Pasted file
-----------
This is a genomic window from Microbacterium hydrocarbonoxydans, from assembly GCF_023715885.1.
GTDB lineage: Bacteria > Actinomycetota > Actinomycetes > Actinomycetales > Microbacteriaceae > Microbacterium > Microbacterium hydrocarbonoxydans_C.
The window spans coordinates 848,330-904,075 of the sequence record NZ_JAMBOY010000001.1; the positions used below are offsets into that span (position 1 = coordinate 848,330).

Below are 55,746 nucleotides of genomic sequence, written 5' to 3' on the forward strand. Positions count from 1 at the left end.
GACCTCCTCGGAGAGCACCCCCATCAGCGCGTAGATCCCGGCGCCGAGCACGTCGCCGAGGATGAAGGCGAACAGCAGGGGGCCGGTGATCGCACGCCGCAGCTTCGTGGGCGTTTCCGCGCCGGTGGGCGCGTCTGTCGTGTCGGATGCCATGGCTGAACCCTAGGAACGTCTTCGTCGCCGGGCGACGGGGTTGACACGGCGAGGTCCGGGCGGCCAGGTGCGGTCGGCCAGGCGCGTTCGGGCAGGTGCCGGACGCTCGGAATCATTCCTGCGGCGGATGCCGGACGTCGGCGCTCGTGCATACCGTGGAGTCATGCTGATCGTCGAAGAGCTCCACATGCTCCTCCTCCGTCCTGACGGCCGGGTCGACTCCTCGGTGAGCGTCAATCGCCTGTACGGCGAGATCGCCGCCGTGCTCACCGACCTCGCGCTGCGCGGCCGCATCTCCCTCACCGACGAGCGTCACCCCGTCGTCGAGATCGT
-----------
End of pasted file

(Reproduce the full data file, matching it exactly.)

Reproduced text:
This is a genomic window from Microbacterium hydrocarbonoxydans, from assembly GCF_023715885.1.
GTDB lineage: Bacteria > Actinomycetota > Actinomycetes > Actinomycetales > Microbacteriaceae > Microbacterium > Microbacterium hydrocarbonoxydans_C.
The window spans coordinates 848,330-904,075 of the sequence record NZ_JAMBOY010000001.1; the positions used below are offsets into that span (position 1 = coordinate 848,330).

Below are 55,746 nucleotides of genomic sequence, written 5' to 3' on the forward strand. Positions count from 1 at the left end.
GACCTCCTCGGAGAGCACCCCCATCAGCGCGTAGATCCCGGCGCCGAGCACGTCGCCGAGGATGAAGGCGAACAGCAGGGGGCCGGTGATCGCACGCCGCAGCTTCGTGGGCGTTTCCGCGCCGGTGGGCGCGTCTGTCGTGTCGGATGCCATGGCTGAACCCTAGGAACGTCTTCGTCGCCGGGCGACGGGGTTGACACGGCGAGGTCCGGGCGGCCAGGTGCGGTCGGCCAGGCGCGTTCGGGCAGGTGCCGGACGCTCGGAATCATTCCTGCGGCGGATGCCGGACGTCGGCGCTCGTGCATACCGTGGAGTCATGCTGATCGTCGAAGAGCTCCACATGCTCCTCCTCCGTCCTGACGGCCGGGTCGACTCCTCGGTGAGCGTCAATCGCCTGTACGGCGAGATCGCCGCCGTGCTCACCGACCTCGCGCTGCGCGGCCGCATCTCCCTCACCGACGAGCGTCACCCCGTCGTCGAGATCGT